Keeping steel-wheel-on-steel-rail passenger technologies, now over two centuries old, alive with acquired-from-elsewhere 'heart-lung machine' speed upgrades does not, typically, characterize the American temperament. Nonetheless, our government leadership is promoting this nearly obsolete transit mode aggressively, despite the realities of construction times reaching decades into the future, and costs exceeding anything we can now imagine.

Why is it the Chinese are investigating 1000 km/ph (621 mph) locomotion within vacuum tubes and not us?  Can you see the role reversal between our two countries in which we are helplessly and mindlessly immersed?  

Why are we so quick to dismiss outside-the-box innovative thinking in transit technologies without first pursuing a solid experience and knowledge base that comes from R&D investments? Those who are so quick to dismiss the maglev technologies for the US, please cite the research documentation on which such a dismissal is based.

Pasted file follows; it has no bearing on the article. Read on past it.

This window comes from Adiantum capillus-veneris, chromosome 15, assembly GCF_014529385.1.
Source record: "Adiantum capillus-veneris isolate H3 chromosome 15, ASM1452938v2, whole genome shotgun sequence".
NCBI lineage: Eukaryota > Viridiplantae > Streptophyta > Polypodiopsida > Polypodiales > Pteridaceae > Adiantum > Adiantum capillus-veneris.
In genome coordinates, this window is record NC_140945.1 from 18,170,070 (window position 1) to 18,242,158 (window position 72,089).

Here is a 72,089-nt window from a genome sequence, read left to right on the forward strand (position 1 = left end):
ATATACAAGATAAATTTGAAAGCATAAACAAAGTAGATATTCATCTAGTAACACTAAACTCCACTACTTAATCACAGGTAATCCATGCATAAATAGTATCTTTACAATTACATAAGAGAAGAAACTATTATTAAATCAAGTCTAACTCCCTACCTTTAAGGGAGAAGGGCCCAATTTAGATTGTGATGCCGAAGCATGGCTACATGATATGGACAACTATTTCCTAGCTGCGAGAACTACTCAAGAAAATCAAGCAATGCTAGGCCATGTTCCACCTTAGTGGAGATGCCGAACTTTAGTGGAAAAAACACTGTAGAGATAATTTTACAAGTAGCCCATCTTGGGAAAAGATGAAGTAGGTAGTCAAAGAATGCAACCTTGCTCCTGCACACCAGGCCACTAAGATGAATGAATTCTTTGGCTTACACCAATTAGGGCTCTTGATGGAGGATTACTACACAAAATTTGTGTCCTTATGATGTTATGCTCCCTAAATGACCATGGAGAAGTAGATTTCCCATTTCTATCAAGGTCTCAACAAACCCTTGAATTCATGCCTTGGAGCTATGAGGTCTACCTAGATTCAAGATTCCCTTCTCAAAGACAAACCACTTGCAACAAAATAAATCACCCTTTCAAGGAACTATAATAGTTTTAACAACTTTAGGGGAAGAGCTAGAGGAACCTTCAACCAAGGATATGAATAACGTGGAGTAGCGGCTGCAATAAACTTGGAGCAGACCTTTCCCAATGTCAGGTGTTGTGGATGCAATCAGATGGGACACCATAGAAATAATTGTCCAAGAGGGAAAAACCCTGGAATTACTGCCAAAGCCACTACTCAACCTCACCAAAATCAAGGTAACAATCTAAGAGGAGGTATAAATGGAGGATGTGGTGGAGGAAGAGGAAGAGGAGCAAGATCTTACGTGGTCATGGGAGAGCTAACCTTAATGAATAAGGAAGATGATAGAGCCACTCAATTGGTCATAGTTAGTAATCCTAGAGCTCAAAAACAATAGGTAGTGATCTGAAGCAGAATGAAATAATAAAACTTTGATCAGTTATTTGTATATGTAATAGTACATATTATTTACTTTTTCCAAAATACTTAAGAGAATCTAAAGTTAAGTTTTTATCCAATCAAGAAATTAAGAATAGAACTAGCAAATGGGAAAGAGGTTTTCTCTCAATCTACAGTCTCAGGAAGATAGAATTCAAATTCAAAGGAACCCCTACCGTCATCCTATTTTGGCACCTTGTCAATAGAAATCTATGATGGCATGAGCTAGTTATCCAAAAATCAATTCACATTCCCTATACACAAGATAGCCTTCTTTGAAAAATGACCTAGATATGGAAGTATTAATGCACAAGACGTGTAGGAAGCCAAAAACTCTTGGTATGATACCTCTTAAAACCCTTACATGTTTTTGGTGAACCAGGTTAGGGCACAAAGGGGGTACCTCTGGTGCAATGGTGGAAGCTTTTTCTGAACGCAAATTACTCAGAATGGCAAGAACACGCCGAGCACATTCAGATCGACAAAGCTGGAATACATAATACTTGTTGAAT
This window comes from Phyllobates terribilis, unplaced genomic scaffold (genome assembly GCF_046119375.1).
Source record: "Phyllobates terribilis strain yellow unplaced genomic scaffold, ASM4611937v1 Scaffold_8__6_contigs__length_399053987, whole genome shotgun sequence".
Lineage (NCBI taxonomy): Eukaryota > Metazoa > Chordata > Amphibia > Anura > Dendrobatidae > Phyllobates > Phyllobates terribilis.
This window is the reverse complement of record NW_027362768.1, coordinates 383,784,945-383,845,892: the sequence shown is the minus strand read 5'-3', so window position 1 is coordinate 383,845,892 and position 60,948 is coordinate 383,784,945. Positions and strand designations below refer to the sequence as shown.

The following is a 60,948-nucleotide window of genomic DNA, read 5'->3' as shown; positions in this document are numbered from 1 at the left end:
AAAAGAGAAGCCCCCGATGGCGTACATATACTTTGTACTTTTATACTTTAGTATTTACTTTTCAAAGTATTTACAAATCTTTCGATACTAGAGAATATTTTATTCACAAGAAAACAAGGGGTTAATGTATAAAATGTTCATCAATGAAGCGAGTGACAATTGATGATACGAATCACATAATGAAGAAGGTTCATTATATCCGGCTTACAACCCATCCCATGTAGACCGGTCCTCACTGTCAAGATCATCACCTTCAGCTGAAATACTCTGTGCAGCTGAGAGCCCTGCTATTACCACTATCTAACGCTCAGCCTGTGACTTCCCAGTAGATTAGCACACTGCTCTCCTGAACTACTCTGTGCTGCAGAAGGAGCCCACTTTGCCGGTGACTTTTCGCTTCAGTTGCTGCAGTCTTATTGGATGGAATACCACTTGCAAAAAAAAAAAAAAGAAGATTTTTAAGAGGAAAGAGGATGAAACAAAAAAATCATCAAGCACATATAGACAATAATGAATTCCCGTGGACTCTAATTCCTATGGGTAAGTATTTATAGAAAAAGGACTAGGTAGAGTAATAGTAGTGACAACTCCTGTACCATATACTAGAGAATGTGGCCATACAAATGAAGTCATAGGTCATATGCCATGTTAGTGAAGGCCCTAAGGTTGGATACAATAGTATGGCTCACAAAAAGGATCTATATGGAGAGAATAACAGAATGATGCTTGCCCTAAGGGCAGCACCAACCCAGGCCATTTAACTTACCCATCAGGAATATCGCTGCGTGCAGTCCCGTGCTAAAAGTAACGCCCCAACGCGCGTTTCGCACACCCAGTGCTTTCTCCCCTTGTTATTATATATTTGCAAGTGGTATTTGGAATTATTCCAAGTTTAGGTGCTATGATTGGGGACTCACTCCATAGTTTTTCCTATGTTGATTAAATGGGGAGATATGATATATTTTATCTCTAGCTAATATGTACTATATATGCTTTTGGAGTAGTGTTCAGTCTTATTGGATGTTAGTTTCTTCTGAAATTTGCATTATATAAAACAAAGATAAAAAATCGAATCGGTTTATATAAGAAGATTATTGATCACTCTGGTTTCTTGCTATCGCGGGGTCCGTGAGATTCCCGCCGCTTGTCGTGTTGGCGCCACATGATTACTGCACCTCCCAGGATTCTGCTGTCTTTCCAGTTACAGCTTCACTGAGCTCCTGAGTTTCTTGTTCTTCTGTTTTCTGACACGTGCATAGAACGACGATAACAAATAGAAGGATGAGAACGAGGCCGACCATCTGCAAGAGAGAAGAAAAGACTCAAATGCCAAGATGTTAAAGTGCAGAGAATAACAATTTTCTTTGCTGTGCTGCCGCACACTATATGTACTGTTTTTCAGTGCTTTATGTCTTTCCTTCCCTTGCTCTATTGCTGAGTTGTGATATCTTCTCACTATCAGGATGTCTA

Ford Motor Company and Stanford Research Institute engaged in maglev studies in the '60s and '70s. What happened to that enterprise?

Building a rail project that promises to be defunct not long after it is (if ever) built, does not sound visionary, contrary to the hype of the HSR advocates.  America's visionary future is not being taken away by other nations.  We are giving it away even as we intend to buy their high-speed train technologies off their shelves.  Shame on us.

China introduces low cost Maglev train

January 21, 2012 |